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Canada’s reckoning after the discovery of mass graves at former schools


The leader of Canada’s Federation of Sovereign Indigenous First Nations evoked a singular image when he spoke with me last week: Indigenous children hauntingly pleading from their graves for Canada to atone for atrocities committed against them.
The past month has launched a national reckoning like no other. Discoveries in British Columbia and Saskatchewan unearthed apparent evidence of what Indigenous peoples have been telling Canadians for years: that tens of thousands of their children were forcibly removed from their families for decades and sent to what some described as more like “concentration camps” than boarding schools. More than 750 unmarked graves were discovered at one such school.
All of this has stirred a national debate about whether to celebrate Canada’s national holiday on July 1. On social media, #CancelCanadaDay is still trending. But would canceling one day even be an adequate act of contrition?

We Canadians don’t like to hear it, but we can be a self-righteous bunch. Like most other Western democracies, we often present ourselves on the international stage as the ones with the moral authority to investigate crimes against humanity in faraway places.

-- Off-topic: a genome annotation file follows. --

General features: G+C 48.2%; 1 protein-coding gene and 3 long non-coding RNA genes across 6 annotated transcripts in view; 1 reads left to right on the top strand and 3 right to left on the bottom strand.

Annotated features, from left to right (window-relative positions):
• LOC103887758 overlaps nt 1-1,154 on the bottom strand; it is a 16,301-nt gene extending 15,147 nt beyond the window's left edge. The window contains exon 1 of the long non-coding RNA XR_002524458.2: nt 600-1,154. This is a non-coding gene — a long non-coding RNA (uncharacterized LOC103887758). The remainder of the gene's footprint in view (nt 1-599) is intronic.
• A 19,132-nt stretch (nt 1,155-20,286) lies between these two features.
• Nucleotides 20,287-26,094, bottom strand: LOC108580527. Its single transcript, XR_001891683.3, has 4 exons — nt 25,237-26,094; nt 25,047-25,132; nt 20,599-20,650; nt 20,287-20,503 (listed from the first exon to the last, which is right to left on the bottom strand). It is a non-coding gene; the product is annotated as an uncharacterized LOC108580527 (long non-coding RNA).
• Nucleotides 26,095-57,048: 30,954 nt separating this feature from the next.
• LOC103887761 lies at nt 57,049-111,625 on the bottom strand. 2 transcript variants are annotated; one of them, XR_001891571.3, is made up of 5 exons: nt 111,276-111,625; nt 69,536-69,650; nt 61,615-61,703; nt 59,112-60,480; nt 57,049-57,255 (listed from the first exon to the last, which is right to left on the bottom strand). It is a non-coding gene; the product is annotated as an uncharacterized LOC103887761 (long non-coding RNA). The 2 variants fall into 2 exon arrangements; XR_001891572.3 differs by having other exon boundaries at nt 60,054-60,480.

But like Chief Cameron asked us, it’s time to start listening to the whispers. Sometimes they are open screams — like those of Joyce Echaquan, the Indigenous mother who was insulted and neglected by Quebec hospital staff as she lay dying last year.

Canadians can no longer deny this growing chorus. Racism in the country is real and spans hundreds of years; it will take more than a day to begin making amends.

‘There are many unmarked graves in your country’

“I would like to say this on a closing note,” Chief Cameron told CNN’s Paula Newton last week, emphasizing his belief that many unmarked Indigenous graves are yet to be discovered across North America.

“President Joe Biden, if you are listening, we implore you and we advise you to work with our brothers and sisters in the United States, because there are many unmarked graves in your country. Work with those chiefs and councils and survivors to help give those bodies a proper burial.”


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